Cloud computing is a paradigm that enables access to a shared pool of computing resources over the internet, on-demand, and with pay-as-you-go pricing. Instead of owning and maintaining physical servers and data centers, users can access computing resources like servers, storage, databases, networking, software, and more from cloud service providers.

Key concepts and benefits of cloud computing:
  • On-Demand Self-Service
  • Scalability and Elasticity
  • Resource Pooling
  • Broad Network Access

On-Demand Self-Service

Users can provision computing resources, such as virtual machines or storage, as needed without requiring human intervention from the service provider.

Scalability and Elasticity

Cloud resources can be scaled up or down dynamically to meet changing demands. This scalability allows businesses to handle varying workloads efficiently, ensuring optimal performance and cost-effectiveness.

Resource Pooling

Cloud providers pool computing resources to serve multiple customers, allowing for more efficient resource utilization and cost-sharing, leading to lower costs for users.

Broad Network Access

Cloud services are accessible over the internet from various devices, such as laptops, smartphones, and tablets, enabling users to access resources from anywhere with an internet connection.

Service Models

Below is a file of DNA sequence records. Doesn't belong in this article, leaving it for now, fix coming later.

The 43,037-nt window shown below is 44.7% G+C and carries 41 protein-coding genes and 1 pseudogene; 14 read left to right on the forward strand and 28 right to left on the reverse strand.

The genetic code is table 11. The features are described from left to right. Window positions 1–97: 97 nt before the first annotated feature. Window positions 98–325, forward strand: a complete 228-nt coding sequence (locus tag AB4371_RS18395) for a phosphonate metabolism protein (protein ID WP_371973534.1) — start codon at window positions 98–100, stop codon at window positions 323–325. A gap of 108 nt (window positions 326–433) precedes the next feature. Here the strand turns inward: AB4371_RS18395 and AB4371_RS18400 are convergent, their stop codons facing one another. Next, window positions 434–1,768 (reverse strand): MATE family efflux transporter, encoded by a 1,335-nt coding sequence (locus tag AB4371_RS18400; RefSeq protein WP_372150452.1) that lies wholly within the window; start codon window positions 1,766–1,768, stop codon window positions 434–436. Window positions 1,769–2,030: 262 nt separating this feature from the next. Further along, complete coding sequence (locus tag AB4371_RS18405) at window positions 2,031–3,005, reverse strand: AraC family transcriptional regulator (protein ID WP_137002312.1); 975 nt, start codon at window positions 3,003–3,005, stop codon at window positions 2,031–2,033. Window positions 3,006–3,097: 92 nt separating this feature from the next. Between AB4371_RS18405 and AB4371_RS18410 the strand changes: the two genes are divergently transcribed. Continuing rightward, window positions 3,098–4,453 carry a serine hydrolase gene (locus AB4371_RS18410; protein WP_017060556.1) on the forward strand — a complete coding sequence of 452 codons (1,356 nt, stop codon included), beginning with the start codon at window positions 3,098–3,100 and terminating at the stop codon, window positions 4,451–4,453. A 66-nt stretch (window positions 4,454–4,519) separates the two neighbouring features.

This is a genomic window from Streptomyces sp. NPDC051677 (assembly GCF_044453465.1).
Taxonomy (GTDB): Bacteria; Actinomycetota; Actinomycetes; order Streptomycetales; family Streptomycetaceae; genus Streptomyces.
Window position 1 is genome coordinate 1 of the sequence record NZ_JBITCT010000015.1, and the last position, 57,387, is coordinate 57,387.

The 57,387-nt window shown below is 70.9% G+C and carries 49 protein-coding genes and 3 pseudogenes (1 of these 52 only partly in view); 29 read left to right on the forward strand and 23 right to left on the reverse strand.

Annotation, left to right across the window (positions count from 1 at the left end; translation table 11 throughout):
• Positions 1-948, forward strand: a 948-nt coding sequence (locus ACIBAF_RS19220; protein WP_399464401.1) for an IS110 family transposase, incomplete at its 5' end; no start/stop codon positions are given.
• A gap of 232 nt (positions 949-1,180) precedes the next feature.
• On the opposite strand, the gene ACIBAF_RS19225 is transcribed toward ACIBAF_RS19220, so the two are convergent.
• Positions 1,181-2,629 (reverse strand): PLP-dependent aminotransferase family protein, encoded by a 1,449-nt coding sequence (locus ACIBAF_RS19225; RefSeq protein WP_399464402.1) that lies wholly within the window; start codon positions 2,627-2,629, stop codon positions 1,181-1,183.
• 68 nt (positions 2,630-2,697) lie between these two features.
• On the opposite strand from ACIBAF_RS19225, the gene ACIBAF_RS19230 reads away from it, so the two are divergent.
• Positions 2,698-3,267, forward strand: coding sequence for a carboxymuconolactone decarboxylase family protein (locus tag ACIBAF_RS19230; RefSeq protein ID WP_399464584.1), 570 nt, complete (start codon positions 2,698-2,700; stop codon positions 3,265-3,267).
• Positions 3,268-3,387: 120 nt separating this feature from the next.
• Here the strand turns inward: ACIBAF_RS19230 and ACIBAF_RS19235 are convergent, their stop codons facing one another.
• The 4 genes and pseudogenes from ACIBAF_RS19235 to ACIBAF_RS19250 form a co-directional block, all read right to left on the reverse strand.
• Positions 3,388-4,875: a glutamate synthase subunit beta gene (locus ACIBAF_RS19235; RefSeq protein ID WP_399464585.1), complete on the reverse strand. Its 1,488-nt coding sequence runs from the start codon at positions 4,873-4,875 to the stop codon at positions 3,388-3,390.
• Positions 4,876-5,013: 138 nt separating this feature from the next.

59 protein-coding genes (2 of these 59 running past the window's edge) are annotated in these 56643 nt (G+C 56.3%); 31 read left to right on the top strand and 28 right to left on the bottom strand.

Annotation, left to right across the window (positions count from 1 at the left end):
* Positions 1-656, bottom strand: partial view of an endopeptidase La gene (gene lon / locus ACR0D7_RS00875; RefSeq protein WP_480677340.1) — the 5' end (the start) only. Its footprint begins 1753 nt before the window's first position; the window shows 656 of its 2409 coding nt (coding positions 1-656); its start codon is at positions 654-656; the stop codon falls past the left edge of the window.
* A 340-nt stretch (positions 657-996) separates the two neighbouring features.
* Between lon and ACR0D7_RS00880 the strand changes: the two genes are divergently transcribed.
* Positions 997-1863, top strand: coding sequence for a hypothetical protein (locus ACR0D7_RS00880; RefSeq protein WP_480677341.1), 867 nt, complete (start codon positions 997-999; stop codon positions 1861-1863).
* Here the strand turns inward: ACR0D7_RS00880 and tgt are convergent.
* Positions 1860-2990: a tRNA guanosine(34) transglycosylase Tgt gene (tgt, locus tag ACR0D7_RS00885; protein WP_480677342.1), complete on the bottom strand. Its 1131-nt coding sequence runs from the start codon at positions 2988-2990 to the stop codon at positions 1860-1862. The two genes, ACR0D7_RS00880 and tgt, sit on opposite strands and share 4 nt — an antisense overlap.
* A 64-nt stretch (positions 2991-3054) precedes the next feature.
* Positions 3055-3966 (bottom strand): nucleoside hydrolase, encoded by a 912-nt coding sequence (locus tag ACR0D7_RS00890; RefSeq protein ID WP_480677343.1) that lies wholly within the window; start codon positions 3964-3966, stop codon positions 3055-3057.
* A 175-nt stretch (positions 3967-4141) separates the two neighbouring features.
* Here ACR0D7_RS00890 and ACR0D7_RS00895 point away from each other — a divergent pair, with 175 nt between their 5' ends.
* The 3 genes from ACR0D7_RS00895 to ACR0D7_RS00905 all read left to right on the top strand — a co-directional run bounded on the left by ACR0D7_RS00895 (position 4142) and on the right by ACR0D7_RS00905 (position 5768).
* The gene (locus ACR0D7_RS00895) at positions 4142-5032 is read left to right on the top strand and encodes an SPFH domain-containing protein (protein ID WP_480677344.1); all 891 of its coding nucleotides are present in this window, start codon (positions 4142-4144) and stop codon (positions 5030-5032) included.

Cloud computing offers different service models:

Infrastructure as a Service (IaaS)

Provides virtualized computing resources over the internet, such as virtual machines, storage, and networking.

Platform as a Service (PaaS)

Offers a platform for developing, running, and managing applications without worrying about the underlying infrastructure.

Software as a Service (SaaS)

Delivers software applications over the internet on a subscription basis, eliminating the need for users to install, maintain, and update software locally.

Deployment Models

Cloud computing can be deployed in various ways:

Private Cloud

Resources are dedicated to a single organization and hosted either on-premises or by a third-party provider.

Hybrid Cloud

It combines public and private clouds, allowing data and applications to be shared between them.


Multi-cloud involves using services from multiple cloud providers to meet specific business requirements.